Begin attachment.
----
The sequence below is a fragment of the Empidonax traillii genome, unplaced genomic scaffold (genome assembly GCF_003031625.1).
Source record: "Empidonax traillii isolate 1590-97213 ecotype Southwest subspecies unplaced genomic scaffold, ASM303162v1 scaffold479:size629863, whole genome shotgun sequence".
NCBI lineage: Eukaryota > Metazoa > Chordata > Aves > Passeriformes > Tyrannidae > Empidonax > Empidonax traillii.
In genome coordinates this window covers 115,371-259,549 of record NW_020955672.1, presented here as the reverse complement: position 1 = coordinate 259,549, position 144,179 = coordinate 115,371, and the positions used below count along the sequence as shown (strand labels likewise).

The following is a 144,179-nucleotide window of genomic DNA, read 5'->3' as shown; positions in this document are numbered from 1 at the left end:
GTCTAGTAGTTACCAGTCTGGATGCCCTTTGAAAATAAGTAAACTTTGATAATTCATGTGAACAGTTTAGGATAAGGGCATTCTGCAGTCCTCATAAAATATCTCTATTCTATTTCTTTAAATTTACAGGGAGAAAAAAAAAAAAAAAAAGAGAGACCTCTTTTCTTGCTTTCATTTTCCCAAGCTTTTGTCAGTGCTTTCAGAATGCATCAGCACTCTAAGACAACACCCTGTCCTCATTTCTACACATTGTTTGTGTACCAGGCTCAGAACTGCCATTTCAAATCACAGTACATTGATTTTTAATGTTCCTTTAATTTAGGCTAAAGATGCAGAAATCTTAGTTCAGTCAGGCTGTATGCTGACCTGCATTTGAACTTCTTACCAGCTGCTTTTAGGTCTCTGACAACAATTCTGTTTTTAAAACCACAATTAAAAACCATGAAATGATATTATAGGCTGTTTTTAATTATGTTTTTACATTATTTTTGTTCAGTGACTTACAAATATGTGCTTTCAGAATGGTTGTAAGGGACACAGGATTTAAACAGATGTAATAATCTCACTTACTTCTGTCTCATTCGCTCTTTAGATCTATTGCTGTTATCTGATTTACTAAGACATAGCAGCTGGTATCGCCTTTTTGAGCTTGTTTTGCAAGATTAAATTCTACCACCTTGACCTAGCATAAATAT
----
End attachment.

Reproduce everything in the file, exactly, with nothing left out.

The sequence below is a fragment of the Empidonax traillii genome, unplaced genomic scaffold (genome assembly GCF_003031625.1).
Source record: "Empidonax traillii isolate 1590-97213 ecotype Southwest subspecies unplaced genomic scaffold, ASM303162v1 scaffold479:size629863, whole genome shotgun sequence".
NCBI lineage: Eukaryota > Metazoa > Chordata > Aves > Passeriformes > Tyrannidae > Empidonax > Empidonax traillii.
In genome coordinates this window covers 115,371-259,549 of record NW_020955672.1, presented here as the reverse complement: position 1 = coordinate 259,549, position 144,179 = coordinate 115,371, and the positions used below count along the sequence as shown (strand labels likewise).

The following is a 144,179-nucleotide window of genomic DNA, read 5'->3' as shown; positions in this document are numbered from 1 at the left end:
GTCTAGTAGTTACCAGTCTGGATGCCCTTTGAAAATAAGTAAACTTTGATAATTCATGTGAACAGTTTAGGATAAGGGCATTCTGCAGTCCTCATAAAATATCTCTATTCTATTTCTTTAAATTTACAGGGAGAAAAAAAAAAAAAAAAAGAGAGACCTCTTTTCTTGCTTTCATTTTCCCAAGCTTTTGTCAGTGCTTTCAGAATGCATCAGCACTCTAAGACAACACCCTGTCCTCATTTCTACACATTGTTTGTGTACCAGGCTCAGAACTGCCATTTCAAATCACAGTACATTGATTTTTAATGTTCCTTTAATTTAGGCTAAAGATGCAGAAATCTTAGTTCAGTCAGGCTGTATGCTGACCTGCATTTGAACTTCTTACCAGCTGCTTTTAGGTCTCTGACAACAATTCTGTTTTTAAAACCACAATTAAAAACCATGAAATGATATTATAGGCTGTTTTTAATTATGTTTTTACATTATTTTTGTTCAGTGACTTACAAATATGTGCTTTCAGAATGGTTGTAAGGGACACAGGATTTAAACAGATGTAATAATCTCACTTACTTCTGTCTCATTCGCTCTTTAGATCTATTGCTGTTATCTGATTTACTAAGACATAGCAGCTGGTATCGCCTTTTTGAGCTTGTTTTGCAAGATTAAATTCTACCACCTTGACCTAGCATAAATAT